We have delineated the functions of the organization in national space. For example, the national leaders are much busier [with advocacy], making political impact on the rules and policies that are directly linked to our territory. In CONAMOVIDI, It is not enough to work for food programs for the vulnerable and poor population, because the right to food also includes agriculture in all its stages, and in these times family farming is very important. For example, in urban areas, there is no production, but there are populations that require, especially now in the middle of the pandemic, food assistance. In the production areas, they need support for production and mechanisms. We are very clear about these issues and that we could not do anything up there with the Ministers if we were not linked to the grassroots.
To understand the logic of it, we started the soup kitchens in a context of economic crisis, job layoffs, business wars, etc. The crisis did not end suddenly or quickly, even though initially we thought this would be a transitional thing. Soup kitchens, especially in urban areas, face a situation more related to concern with food, meaning putting a plate of food on the table. The law that talks about caring for the population in poverty was proposed as a strategy for the State to subsidize food with soup kitchens and locally produced food, but what does this imply? That the State itself has to promote the local economy fairly with programs, in this case, which are food assistance based. That's our first starting point, and that has worked, not 100%, but that's another story that I wouldn't have enough time to tell you.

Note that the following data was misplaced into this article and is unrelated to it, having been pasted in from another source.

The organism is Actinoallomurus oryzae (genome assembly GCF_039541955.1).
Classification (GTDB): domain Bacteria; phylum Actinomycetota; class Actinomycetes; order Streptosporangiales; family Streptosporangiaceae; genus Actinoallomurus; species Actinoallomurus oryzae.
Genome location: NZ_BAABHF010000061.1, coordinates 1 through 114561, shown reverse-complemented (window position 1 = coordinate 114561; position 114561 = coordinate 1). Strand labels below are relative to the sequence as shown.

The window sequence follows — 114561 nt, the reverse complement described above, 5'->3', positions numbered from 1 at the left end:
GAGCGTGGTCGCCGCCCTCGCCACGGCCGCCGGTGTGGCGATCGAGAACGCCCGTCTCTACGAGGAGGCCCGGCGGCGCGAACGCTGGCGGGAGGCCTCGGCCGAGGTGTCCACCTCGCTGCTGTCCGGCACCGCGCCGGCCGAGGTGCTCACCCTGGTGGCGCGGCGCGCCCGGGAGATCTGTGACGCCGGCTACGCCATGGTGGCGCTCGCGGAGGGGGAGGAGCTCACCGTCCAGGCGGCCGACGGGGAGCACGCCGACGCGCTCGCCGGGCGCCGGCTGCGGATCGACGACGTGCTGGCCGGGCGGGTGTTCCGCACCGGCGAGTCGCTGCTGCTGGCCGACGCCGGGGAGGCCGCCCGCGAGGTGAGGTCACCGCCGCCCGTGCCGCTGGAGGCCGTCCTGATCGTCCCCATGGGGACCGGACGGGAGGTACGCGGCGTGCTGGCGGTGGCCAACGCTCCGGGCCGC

On the other hand, we have always been allies of the farmers' associations. At the end of 2007 and 2008, we began to organize a series of events with the Congress and different peasant organizations, farmers. Our main ally was a congresswoman who represented the peasant movement and who led the agenda on food security and sovereignty. We managed to join other congressmen, achieving a political impact in the political-legislative sphere, resulting in the approval of Law No. 30355 family farming.
In the countryside, women now recognize the soup kitchens. This doesn't mean that they live out of the soup kitchens because it is only a support, However, because they are not large landowners or large farmers with sufficient land, they produce on a small and medium scale and fit in a very concrete way. In other words, they complement each other and even more as allies in policies, in this case of family farming. The other strategy that is always present is bringing consumers and producers closer to the local markets, which we do with other guilds.
Foundation and evolution of CONAMOVIDI and the role of women
Although CONAMOVIDI emerged in 2005, it was an accumulation of many experiences. From the first self-managing soup kitchens that emerged in the late 1970, it has been quite a process. I will mention three big milestones since the late 1970s when soup kitchens started in a context of economic crisis. In 1986, there was a first meeting of leaders of self-managed soup kitchens, which was promoted and supported by the Episcopal Commission for Social Action, which is an arm of the Church that has to do with civil society. The purpose of this first meeting was to socialize the work that was carried out in the soup kitchen, analyze the context and identify their needs, problems, and develop a proposal with political impact. Part of the considerations and analysis is that although the soup kitchens and self-management provided food support at a minimum cost, this situation was one of the motivations for the idea that not everything was the responsibility of civil society. For these and other reasons, some agreements emerged, of which two of them are the most important.
First, to strengthen the articulation of the self-managed and parochial soup kitchens, located in Lima and a few in provinces of other departments, in order to have a better legitimacy to dialogue and agree with the authorities, define who would represent them and their action strategy in that context. The second topic was to generate a proposal for the State to participate in the responsibility of feeding the population living in poverty.